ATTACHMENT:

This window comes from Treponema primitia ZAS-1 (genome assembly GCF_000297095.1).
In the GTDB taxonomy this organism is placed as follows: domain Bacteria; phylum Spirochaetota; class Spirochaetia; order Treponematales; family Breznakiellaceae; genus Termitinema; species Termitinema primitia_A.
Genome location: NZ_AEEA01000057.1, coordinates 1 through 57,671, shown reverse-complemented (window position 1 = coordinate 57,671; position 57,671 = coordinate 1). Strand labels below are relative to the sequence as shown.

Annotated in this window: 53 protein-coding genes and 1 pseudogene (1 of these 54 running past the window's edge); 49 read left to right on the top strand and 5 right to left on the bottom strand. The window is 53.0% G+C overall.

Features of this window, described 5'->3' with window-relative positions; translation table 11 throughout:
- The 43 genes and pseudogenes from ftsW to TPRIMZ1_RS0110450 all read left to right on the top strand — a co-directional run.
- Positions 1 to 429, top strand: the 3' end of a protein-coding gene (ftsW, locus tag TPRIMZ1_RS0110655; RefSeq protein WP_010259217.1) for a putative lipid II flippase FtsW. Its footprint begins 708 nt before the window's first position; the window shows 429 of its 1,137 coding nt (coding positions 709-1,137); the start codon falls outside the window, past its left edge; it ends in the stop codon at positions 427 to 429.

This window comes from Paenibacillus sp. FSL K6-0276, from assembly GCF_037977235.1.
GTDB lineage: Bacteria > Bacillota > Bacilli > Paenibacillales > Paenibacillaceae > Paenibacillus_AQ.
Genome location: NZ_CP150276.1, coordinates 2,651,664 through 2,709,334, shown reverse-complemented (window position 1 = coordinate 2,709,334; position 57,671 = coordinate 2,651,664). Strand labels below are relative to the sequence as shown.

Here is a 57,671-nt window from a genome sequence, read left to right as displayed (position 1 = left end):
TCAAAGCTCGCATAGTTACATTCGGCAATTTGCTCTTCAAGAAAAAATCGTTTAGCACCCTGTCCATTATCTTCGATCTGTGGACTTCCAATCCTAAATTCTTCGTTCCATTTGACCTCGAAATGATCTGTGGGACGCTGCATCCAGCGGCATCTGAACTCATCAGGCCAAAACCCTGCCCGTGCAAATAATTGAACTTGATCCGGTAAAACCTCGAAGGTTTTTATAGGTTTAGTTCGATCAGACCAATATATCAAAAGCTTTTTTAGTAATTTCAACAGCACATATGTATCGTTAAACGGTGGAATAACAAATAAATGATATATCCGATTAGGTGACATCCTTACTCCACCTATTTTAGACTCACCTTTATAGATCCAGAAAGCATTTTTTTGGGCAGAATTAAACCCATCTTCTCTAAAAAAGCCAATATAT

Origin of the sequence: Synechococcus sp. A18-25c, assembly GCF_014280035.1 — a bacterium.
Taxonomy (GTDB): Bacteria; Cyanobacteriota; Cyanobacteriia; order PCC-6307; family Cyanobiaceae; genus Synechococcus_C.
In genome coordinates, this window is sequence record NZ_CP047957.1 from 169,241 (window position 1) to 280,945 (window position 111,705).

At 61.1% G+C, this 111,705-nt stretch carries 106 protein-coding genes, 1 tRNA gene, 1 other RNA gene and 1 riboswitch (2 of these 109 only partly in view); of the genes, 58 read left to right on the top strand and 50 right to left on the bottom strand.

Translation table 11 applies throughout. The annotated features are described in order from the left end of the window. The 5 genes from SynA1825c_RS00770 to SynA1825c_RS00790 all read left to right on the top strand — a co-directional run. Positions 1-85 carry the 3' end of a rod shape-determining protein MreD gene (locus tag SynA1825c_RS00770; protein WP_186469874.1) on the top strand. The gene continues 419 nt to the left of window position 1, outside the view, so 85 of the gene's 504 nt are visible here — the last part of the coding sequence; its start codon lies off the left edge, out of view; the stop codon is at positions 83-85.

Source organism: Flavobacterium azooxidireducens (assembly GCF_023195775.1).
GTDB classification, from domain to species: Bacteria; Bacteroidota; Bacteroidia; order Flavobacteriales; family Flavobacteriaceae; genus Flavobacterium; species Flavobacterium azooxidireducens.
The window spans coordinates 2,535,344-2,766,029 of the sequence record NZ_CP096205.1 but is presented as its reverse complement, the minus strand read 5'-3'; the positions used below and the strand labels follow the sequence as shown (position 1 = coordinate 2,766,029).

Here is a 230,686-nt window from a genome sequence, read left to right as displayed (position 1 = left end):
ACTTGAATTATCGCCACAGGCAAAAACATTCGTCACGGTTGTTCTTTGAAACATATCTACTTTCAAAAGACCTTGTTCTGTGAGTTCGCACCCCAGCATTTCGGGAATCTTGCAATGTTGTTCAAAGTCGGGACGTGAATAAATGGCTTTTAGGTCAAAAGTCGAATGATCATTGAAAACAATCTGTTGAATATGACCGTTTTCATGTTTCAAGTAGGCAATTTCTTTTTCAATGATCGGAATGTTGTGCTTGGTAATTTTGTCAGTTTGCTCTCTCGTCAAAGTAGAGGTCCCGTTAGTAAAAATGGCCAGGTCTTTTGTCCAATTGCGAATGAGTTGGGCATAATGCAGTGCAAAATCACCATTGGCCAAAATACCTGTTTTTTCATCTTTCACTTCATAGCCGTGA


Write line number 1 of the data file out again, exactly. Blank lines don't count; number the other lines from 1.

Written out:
This window comes from Treponema primitia ZAS-1 (genome assembly GCF_000297095.1).